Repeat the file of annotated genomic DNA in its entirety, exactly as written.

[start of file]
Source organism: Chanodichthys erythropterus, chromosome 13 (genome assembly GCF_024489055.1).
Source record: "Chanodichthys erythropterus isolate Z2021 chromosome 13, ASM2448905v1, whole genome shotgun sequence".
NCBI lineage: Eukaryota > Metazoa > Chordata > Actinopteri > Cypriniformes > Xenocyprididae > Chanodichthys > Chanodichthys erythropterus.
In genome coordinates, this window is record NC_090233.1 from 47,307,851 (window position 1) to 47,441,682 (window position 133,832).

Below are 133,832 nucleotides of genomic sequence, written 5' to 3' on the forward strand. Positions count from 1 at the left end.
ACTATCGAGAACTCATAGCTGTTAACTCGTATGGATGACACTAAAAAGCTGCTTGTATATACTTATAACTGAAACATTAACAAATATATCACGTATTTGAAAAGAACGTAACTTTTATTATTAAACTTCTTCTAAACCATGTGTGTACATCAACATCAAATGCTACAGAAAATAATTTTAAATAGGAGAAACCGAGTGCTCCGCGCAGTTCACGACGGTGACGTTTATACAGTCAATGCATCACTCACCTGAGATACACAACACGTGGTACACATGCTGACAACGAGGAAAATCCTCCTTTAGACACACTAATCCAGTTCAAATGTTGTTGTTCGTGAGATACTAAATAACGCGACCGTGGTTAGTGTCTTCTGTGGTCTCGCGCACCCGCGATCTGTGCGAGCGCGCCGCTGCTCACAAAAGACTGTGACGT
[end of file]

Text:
Source organism: Chanodichthys erythropterus, chromosome 13 (genome assembly GCF_024489055.1).
Source record: "Chanodichthys erythropterus isolate Z2021 chromosome 13, ASM2448905v1, whole genome shotgun sequence".
NCBI lineage: Eukaryota > Metazoa > Chordata > Actinopteri > Cypriniformes > Xenocyprididae > Chanodichthys > Chanodichthys erythropterus.
In genome coordinates, this window is record NC_090233.1 from 47,307,851 (window position 1) to 47,441,682 (window position 133,832).

Below are 133,832 nucleotides of genomic sequence, written 5' to 3' on the forward strand. Positions count from 1 at the left end.
ACTATCGAGAACTCATAGCTGTTAACTCGTATGGATGACACTAAAAAGCTGCTTGTATATACTTATAACTGAAACATTAACAAATATATCACGTATTTGAAAAGAACGTAACTTTTATTATTAAACTTCTTCTAAACCATGTGTGTACATCAACATCAAATGCTACAGAAAATAATTTTAAATAGGAGAAACCGAGTGCTCCGCGCAGTTCACGACGGTGACGTTTATACAGTCAATGCATCACTCACCTGAGATACACAACACGTGGTACACATGCTGACAACGAGGAAAATCCTCCTTTAGACACACTAATCCAGTTCAAATGTTGTTGTTCGTGAGATACTAAATAACGCGACCGTGGTTAGTGTCTTCTGTGGTCTCGCGCACCCGCGATCTGTGCGAGCGCGCCGCTGCTCACAAAAGACTGTGACGT